People with greater self-efficacy function better in various spheres of life compared to those with low self-efficacy (Bandura, 2000). This paper tackles the problem of the impact of intensified self-efficacy on the effectiveness of the school-to-work transition.
Two surveys were performed for two groups: In the first survey, 210 respondents were interviewed at various levels of the school-to-work transition (graduates, respondents with 1 and 2 years of work experience). The other survey was longitudinal and covered 120 respondents. It was performed for the first time a few weeks before graduation from the university, and half a year later when the respondents were already employees.
During the research the original measurement scale The Self-Efficacy in Life Roles Scale (Kot, Rożnowski; 2014), The Generalised Self-Efficacy Scale (in Polish adaptation Schwarcer, Jerusalem i Juczyński, 2001) and demographics were used, which made it possible to obtain socio-demographic data on the current situation of the respondents on the labour market.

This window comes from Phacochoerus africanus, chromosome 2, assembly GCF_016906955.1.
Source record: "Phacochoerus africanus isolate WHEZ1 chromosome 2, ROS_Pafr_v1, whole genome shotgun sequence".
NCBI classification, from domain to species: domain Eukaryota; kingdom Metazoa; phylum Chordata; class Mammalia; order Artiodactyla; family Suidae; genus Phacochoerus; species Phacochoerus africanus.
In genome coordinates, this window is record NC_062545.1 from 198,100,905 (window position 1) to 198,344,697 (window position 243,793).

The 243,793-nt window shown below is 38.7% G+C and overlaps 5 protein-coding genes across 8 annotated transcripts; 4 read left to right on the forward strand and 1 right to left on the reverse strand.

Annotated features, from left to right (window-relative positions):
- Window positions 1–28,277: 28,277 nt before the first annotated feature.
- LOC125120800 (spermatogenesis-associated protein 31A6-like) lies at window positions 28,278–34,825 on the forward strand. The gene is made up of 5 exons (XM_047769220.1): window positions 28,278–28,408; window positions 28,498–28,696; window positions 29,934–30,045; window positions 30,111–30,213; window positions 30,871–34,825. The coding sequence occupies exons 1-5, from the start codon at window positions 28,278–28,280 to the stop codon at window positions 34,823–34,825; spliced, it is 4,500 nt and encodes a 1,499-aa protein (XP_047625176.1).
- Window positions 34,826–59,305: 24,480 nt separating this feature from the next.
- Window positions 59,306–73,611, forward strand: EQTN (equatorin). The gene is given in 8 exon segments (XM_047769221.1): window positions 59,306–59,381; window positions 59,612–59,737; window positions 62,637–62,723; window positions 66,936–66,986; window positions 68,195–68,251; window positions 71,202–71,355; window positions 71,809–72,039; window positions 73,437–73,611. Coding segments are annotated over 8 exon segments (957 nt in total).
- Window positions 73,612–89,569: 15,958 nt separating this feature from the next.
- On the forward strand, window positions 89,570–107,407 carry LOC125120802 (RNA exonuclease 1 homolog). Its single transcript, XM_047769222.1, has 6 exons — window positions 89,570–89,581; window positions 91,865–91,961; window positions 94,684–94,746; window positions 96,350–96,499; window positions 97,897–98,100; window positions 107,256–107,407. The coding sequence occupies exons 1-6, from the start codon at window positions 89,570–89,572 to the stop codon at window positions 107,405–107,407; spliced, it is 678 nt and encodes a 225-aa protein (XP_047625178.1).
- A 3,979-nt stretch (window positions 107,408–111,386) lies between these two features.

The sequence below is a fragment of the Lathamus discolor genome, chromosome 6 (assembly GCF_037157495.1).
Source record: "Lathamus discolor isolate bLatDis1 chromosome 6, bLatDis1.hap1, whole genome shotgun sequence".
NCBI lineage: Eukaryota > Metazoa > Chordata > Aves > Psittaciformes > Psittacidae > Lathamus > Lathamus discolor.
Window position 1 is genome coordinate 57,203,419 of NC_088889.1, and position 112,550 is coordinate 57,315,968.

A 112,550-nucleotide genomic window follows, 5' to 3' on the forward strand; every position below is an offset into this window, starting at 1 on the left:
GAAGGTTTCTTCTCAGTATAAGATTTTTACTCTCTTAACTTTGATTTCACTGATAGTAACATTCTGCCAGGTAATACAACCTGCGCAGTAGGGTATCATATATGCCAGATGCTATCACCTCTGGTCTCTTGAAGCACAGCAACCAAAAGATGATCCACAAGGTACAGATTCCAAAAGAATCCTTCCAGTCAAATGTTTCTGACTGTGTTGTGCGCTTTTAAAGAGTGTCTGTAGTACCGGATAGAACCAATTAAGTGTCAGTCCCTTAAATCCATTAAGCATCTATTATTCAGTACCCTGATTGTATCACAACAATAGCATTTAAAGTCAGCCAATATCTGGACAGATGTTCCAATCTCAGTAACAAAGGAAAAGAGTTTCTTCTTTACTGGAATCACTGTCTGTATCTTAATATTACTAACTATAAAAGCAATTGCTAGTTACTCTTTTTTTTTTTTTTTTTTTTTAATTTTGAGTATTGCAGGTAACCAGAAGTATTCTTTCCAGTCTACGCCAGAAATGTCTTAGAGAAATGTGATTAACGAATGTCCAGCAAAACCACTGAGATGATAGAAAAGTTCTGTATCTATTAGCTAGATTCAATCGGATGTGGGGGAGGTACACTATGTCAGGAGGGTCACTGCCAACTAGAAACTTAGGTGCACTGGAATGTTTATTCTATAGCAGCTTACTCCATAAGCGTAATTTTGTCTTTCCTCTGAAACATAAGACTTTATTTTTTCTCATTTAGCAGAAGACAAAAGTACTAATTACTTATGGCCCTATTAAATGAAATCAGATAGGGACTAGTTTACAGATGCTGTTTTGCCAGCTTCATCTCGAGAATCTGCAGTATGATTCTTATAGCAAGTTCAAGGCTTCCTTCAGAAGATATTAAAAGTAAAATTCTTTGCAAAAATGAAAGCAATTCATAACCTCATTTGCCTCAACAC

The results of both surveys confirm that people with greater self-efficacy (both general self-efficacy and that of a student and a worker) function more effectively after the school-to-work transition. Results of the longitudinal survey are of particular importance here, where the self-efficacy developed by a student translates into better functioning on the labour market after transition (such people find work more often and more often it corresponds to their qualifications).